3 lessons I’ve learned from interviewing people about their careers

In late 2019, I found myself at a crossroads. I was unhappy with my career, but I did not know what to do next. In an effort to figure out my next steps, I began asking friends and mentors about how they ended up on their career path, thinking that those conversations would help me make a decision. The more I talked to them, the more I realized how insightful the conversations were and I decide that other people could benefit from hearing them. That was how my podcast, Career Crossroads, came into existence. After 25 interviews with both friends and strangers from around the world, I’ve learned a few things that I would like to share.

Career progression

Sometimes, even when there is a logical next step in your career progression, you might not be ready for it – and that is absolutely okay. Your career isn’t a race. The first one to the top of ‘career mountain’ doesn’t win a prize. Take things at a pace that you are comfortable with.

That was the experience of Career Crossroads interviewee Carissa when she was accepted into teachers’ college after having begun a career with a charitable organization. Teachers’ college was what she had worked for, but she didn’t feel ready when the opportunity presented itself, so she continued with her job. When Carissa reapplied to teacher’s college a few years later, she was more confident that the timing was right; this time, she accepted the offer. Since finishing the program she has been able to put that degree to use and has no regrets about waiting until she was ready.

If you will be happier staying in your current role or making a lateral move instead of taking a new challenge, don’t feel like you have to push yourself – at least not right away. Tomorrow is a new day with new opportunities.

Imposter syndrome

You can have all the ambition in the world and be successful in your career but still suffer from imposter syndrome. That was how Yemi felt when she began her Master of Economics program at Carleton University following a diploma and degree in Nigeria and Cyprus. The program was difficult, and she began to doubt the value of her educational background. However, upon speaking to her classmates, she realized that they felt the same way as she did. No one was breezing through the program unscathed. That realization emboldened Yemi and now, many years later, she is a successful economist for the Government of Alberta. Her imposter syndrome? Totally gone.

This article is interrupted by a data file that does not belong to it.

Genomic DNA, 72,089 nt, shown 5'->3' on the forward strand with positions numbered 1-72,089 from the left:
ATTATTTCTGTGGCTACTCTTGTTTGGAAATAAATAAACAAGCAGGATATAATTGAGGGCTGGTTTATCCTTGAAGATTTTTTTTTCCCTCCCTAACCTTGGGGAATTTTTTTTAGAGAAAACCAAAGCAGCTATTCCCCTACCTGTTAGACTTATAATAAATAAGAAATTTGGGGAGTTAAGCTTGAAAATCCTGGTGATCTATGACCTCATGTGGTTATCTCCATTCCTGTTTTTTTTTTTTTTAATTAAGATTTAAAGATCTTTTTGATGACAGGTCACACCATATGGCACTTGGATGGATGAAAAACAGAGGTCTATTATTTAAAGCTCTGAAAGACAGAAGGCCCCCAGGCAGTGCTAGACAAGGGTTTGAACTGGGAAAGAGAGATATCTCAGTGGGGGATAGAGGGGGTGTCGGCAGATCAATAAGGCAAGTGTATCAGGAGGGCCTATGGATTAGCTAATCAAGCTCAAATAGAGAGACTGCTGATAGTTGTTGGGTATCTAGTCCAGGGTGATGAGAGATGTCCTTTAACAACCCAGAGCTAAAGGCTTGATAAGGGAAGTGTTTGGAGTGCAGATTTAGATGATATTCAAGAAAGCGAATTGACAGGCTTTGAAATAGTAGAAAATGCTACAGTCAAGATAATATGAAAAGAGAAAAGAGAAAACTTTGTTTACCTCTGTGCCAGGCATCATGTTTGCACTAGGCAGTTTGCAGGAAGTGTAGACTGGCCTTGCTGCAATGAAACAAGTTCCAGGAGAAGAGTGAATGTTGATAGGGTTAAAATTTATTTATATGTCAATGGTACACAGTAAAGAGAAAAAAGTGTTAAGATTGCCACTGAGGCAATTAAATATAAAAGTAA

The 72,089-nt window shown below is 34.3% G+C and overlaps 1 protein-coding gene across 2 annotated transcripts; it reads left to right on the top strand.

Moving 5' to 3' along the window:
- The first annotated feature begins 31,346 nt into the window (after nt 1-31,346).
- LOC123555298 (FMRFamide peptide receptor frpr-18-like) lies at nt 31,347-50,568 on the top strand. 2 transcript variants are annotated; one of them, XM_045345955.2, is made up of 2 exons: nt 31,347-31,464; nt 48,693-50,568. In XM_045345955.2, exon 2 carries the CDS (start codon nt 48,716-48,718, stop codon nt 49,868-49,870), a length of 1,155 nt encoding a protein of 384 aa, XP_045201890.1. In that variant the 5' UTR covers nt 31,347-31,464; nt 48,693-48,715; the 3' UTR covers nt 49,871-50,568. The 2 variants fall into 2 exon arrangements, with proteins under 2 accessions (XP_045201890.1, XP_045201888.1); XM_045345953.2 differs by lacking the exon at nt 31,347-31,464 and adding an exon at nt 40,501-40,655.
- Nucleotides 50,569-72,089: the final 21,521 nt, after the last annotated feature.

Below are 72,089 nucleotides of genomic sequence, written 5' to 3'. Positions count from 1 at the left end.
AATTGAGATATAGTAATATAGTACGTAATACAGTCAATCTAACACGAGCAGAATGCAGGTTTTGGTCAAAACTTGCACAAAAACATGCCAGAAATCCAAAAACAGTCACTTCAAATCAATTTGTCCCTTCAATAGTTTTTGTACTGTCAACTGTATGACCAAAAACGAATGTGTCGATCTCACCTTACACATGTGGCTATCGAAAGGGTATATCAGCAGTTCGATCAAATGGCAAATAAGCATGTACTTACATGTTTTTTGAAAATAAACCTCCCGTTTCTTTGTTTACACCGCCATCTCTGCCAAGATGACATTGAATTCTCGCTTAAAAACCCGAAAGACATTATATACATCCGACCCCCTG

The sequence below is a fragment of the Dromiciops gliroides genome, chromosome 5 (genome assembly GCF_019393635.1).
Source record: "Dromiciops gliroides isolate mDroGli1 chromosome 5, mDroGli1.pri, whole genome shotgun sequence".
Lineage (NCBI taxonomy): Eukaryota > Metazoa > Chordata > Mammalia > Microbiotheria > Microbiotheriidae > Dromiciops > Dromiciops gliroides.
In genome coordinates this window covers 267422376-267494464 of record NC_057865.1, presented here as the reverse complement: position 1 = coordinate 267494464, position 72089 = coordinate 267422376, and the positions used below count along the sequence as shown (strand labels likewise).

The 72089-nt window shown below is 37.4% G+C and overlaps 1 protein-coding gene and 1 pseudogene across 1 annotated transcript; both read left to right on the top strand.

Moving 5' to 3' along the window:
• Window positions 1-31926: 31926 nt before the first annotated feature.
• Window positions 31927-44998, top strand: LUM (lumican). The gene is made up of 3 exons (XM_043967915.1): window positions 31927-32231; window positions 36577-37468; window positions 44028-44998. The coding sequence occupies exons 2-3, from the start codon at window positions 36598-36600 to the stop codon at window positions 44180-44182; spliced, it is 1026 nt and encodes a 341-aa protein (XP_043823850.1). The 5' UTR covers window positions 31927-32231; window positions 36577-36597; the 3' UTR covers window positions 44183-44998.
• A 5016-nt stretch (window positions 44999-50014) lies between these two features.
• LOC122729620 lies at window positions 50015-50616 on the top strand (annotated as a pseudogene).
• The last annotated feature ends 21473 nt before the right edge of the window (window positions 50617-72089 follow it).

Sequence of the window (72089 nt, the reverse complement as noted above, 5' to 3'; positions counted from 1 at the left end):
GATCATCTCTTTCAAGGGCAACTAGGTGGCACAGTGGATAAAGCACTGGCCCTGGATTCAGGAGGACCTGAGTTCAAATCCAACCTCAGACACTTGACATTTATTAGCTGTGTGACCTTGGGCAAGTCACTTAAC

Countless people share the experience of self-doubt in either their job or their education. Nobody wants to admit to their boss or their colleagues that they feel over their head, but if you create a dialogue, you might just find out that the people around you are not all that different.

The family effect

While careers are often seen as a solo endeavour, that’s not the reality that many of us face. When you have a family member who will be affected by a career shift, your priorities can often change. Take Sen, for example. After working as a surgeon in China when he was young and single, Sen was shifted to a patient care specialist role due to a government policy change. Years later, after Sen was married with a child, he and his wife decided to immigrate to Canada.

Sen had the option to return to being a surgeon. However, that would come with years of extra education and likely multiple relocations. For the benefit of his family, Sen chose to continue his career in Canada as a Project Management and Improvement Consultant for the Scarborough Health Network, as it would allow his family to settle down and have stability. Does he regret not continuing his surgical career? Not one bit. On top of the benefit to his family, he gets help even more people than he was before by improving the quality of care received by thousands of patients every year.

When your parents are healthy and you don’t have a family relying on you, moving for a job or taking on a role with extreme working hours is less difficult. For many of us, as we get older, the best career decisions are those that provide happiness not just for us, but for those we love.

When I consider these and the other lessons I’ve learned from my interviews, the real takeaway has been that no two career paths are exactly the same. So, it’s not useful to compare your career to anyone else’s. Learn about the career decisions of those around you, their victories and mistakes, but do not mimic their decisions. Make the decisions that are best for you and those you care about, even if they might be unconventional.

Career Crossroads has been an amazing learning opportunity for me. With 25 interviews down and countless more to go – I can’t wait to see what lesson I learn from my next interview.

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